The Columbian Exchange: Exploration and the Environment


US History European Colonization The Columbian Exchange: Exploration and the Environment
Students learn about the Columbian Exchange, the many biological and cultural exchanges between the Old and New Worlds. They learn how Native American survival was directly dependent on the environment, then they read about the Columbian Exchange and its impact on life in both the Americas and Europe. Students then work in small groups to research specific resources that were part of the exchange and describe and evaluate the impact of each one.

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Here are the teacher pack items for The Columbian Exchange: Exploration and the Environment:

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Overview

In this experience, students learn about the Columbian Exchange, the many biological and cultural exchanges between the Old and New Worlds. They first learn how Native American survival was directly dependent on the environment, in order to establish a “base line” for interaction with the environment in the Americas before the arrival of the European explorers and colonists. Then they read about the Columbian Exchange and its impact on life in both the Americas and Europe. Students then work in small groups to research specific resources that were part of the exchange and describe and evaluate the impact of each one.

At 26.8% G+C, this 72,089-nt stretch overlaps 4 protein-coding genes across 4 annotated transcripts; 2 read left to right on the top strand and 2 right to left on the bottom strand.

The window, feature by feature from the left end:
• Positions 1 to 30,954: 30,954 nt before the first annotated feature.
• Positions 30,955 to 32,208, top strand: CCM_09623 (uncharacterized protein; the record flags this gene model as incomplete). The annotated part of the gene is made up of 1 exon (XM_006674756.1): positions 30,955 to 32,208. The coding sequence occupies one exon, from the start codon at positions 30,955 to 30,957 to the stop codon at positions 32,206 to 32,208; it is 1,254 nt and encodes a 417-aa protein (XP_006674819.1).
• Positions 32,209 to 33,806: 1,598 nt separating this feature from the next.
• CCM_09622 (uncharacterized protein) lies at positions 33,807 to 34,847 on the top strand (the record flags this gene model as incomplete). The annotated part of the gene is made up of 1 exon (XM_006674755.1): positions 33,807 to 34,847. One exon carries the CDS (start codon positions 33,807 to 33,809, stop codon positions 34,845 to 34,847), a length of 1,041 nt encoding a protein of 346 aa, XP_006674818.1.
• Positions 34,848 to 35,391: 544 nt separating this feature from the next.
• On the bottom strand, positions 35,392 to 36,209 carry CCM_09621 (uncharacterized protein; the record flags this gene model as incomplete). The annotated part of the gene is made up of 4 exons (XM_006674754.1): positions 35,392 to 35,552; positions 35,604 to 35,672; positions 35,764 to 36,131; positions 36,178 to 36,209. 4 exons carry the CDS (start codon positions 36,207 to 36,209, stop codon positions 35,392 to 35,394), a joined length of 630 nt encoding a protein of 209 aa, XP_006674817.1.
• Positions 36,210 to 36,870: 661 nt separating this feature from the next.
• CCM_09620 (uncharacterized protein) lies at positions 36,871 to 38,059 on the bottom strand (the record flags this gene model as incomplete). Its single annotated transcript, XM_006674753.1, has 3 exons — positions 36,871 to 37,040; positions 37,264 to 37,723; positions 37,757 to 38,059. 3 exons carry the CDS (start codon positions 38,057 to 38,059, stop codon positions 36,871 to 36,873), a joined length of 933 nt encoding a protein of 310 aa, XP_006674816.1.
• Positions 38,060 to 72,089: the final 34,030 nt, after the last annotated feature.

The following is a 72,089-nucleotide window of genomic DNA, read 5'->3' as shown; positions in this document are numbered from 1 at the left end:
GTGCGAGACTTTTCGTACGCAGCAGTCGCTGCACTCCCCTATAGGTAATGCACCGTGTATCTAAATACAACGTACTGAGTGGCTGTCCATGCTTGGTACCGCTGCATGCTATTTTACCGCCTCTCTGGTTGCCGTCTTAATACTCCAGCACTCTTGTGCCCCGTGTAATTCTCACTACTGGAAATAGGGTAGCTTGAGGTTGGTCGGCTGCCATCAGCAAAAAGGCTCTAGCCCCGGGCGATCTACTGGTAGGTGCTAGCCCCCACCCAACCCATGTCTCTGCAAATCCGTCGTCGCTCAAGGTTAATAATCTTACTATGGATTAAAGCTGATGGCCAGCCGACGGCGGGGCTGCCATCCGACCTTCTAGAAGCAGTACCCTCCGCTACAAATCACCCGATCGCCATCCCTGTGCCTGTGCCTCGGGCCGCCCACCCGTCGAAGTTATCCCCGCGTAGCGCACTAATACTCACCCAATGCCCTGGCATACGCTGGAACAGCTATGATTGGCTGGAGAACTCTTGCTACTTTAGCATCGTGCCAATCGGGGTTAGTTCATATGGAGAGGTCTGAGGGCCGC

Objective:

  • Evaluate how exchanges between European and Native Americans modified the physical environment.


Have you ever traveled away from your hometown and discovered a food or animal that is new to you? Or to a place where the landscape looked very different from where you live? In this experience, you will learn about the Columbian Exchange or the “Grand Exchange”: a period of cultural and biological exchanges between the Old and New Worlds. You’ll also see how this exchange affected the physical environment.

Objective:

  • Evaluate how exchanges between European and Native Americans modified the physical environment.
Today, many foods are grown in North and South America. Some are native to the “New World” and have been here for thousands of years. Others were brought from the “Old World” by European explorers and settlers in the 15th and 16th centuries. Do you know which is which?




Vegetables played a part in the Columbian Exchange



Old World: bananas, grapes, rice, sugar cane

New World: corn, tomatoes, peanuts, potatoes


In this lesson, you’ll learn more about the impact that European exploration would have on worlds on both side of the Atlantic.


You may want to share this infographic with your students. 


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